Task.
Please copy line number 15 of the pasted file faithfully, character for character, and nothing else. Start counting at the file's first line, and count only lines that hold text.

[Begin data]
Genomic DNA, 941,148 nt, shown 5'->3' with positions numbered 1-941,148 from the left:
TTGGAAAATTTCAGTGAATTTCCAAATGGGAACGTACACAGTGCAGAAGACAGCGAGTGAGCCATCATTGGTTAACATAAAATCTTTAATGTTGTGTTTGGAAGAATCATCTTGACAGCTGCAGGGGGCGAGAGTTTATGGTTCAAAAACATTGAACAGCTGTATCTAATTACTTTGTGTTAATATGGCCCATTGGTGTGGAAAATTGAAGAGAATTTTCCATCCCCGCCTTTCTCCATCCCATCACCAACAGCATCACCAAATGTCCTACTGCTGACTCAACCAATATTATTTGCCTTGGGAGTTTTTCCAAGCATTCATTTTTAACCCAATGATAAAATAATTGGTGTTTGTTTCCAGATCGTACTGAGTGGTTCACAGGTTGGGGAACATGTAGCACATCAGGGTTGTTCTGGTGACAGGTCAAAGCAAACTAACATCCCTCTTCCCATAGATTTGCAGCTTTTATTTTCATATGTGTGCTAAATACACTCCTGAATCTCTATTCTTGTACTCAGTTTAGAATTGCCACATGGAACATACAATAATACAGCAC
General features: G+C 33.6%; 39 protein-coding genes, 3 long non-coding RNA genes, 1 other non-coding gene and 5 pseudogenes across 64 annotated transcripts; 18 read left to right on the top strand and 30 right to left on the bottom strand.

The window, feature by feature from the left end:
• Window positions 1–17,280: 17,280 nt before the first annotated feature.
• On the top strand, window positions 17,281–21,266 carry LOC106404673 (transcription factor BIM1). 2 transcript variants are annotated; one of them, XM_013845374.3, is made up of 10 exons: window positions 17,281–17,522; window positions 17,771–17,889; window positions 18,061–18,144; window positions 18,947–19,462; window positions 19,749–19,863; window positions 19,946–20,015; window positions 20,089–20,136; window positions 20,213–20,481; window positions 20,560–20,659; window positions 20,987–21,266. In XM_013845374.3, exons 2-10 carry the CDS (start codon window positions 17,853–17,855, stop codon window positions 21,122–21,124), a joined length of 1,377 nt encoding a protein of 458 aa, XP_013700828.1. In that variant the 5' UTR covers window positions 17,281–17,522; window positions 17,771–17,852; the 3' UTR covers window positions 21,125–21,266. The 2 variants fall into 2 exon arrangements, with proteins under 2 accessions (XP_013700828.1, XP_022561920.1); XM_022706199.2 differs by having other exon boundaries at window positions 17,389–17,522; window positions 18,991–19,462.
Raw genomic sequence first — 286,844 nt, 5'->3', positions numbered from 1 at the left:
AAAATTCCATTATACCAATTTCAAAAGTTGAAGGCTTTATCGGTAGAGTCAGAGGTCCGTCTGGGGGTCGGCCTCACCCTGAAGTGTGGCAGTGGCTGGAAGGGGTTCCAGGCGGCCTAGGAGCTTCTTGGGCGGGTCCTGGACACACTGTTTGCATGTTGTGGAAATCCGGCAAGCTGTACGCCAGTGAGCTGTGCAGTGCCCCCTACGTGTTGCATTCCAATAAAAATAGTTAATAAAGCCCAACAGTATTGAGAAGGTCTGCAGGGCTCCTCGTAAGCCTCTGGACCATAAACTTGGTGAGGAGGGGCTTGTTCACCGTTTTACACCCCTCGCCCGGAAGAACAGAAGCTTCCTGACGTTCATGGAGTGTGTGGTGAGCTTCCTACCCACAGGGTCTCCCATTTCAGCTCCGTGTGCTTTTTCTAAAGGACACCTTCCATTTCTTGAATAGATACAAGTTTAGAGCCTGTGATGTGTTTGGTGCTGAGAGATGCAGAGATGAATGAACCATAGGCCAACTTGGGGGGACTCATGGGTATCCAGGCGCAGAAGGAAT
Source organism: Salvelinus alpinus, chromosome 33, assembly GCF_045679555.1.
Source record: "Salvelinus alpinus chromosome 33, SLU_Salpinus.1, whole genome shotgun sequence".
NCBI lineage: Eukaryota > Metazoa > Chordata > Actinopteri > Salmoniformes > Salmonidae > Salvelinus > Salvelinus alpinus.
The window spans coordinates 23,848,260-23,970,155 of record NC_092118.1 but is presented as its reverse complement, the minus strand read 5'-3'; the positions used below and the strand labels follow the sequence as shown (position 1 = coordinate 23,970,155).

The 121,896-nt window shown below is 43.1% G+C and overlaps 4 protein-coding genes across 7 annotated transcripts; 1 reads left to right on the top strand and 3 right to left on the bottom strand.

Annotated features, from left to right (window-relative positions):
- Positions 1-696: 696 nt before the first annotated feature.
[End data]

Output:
- Positions 1-696: 696 nt before the first annotated feature.